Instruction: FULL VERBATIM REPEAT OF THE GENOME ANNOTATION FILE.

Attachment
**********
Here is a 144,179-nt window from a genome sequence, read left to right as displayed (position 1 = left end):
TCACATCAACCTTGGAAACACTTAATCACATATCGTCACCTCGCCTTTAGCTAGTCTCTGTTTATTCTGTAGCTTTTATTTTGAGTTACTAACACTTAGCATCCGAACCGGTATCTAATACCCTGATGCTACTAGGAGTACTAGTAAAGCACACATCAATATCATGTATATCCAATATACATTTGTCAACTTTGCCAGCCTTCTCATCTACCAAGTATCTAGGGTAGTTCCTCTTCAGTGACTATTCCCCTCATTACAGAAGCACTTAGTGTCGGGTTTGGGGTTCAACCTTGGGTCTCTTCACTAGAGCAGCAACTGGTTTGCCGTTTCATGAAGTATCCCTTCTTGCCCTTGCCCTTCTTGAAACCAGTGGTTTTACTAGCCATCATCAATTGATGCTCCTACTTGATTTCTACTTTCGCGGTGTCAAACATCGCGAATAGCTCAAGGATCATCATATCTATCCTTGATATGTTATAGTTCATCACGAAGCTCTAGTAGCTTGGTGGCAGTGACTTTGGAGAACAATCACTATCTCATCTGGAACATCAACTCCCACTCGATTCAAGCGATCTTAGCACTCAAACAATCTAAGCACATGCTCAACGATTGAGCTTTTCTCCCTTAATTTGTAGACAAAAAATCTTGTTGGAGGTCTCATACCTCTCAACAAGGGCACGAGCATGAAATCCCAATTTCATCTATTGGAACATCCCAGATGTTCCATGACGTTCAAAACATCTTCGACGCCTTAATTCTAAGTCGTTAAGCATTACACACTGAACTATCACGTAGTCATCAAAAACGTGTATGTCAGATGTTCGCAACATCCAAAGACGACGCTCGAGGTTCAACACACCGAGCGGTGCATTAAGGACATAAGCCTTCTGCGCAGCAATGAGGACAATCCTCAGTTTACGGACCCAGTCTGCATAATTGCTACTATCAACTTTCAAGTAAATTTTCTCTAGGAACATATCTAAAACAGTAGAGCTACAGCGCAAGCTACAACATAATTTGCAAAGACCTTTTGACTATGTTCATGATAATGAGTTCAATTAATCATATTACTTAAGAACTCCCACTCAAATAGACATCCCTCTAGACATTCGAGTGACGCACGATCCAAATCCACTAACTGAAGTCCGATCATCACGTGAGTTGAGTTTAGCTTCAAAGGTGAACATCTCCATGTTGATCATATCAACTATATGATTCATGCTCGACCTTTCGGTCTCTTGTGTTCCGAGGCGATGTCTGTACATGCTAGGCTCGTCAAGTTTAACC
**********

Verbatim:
Here is a 144,179-nt window from a genome sequence, read left to right as displayed (position 1 = left end):
TCACATCAACCTTGGAAACACTTAATCACATATCGTCACCTCGCCTTTAGCTAGTCTCTGTTTATTCTGTAGCTTTTATTTTGAGTTACTAACACTTAGCATCCGAACCGGTATCTAATACCCTGATGCTACTAGGAGTACTAGTAAAGCACACATCAATATCATGTATATCCAATATACATTTGTCAACTTTGCCAGCCTTCTCATCTACCAAGTATCTAGGGTAGTTCCTCTTCAGTGACTATTCCCCTCATTACAGAAGCACTTAGTGTCGGGTTTGGGGTTCAACCTTGGGTCTCTTCACTAGAGCAGCAACTGGTTTGCCGTTTCATGAAGTATCCCTTCTTGCCCTTGCCCTTCTTGAAACCAGTGGTTTTACTAGCCATCATCAATTGATGCTCCTACTTGATTTCTACTTTCGCGGTGTCAAACATCGCGAATAGCTCAAGGATCATCATATCTATCCTTGATATGTTATAGTTCATCACGAAGCTCTAGTAGCTTGGTGGCAGTGACTTTGGAGAACAATCACTATCTCATCTGGAACATCAACTCCCACTCGATTCAAGCGATCTTAGCACTCAAACAATCTAAGCACATGCTCAACGATTGAGCTTTTCTCCCTTAATTTGTAGACAAAAAATCTTGTTGGAGGTCTCATACCTCTCAACAAGGGCACGAGCATGAAATCCCAATTTCATCTATTGGAACATCCCAGATGTTCCATGACGTTCAAAACATCTTCGACGCCTTAATTCTAAGTCGTTAAGCATTACACACTGAACTATCACGTAGTCATCAAAAACGTGTATGTCAGATGTTCGCAACATCCAAAGACGACGCTCGAGGTTCAACACACCGAGCGGTGCATTAAGGACATAAGCCTTCTGCGCAGCAATGAGGACAATCCTCAGTTTACGGACCCAGTCTGCATAATTGCTACTATCAACTTTCAAGTAAATTTTCTCTAGGAACATATCTAAAACAGTAGAGCTACAGCGCAAGCTACAACATAATTTGCAAAGACCTTTTGACTATGTTCATGATAATGAGTTCAATTAATCATATTACTTAAGAACTCCCACTCAAATAGACATCCCTCTAGACATTCGAGTGACGCACGATCCAAATCCACTAACTGAAGTCCGATCATCACGTGAGTTGAGTTTAGCTTCAAAGGTGAACATCTCCATGTTGATCATATCAACTATATGATTCATGCTCGACCTTTCGGTCTCTTGTGTTCCGAGGCGATGTCTGTACATGCTAGGCTCGTCAAGTTTAACC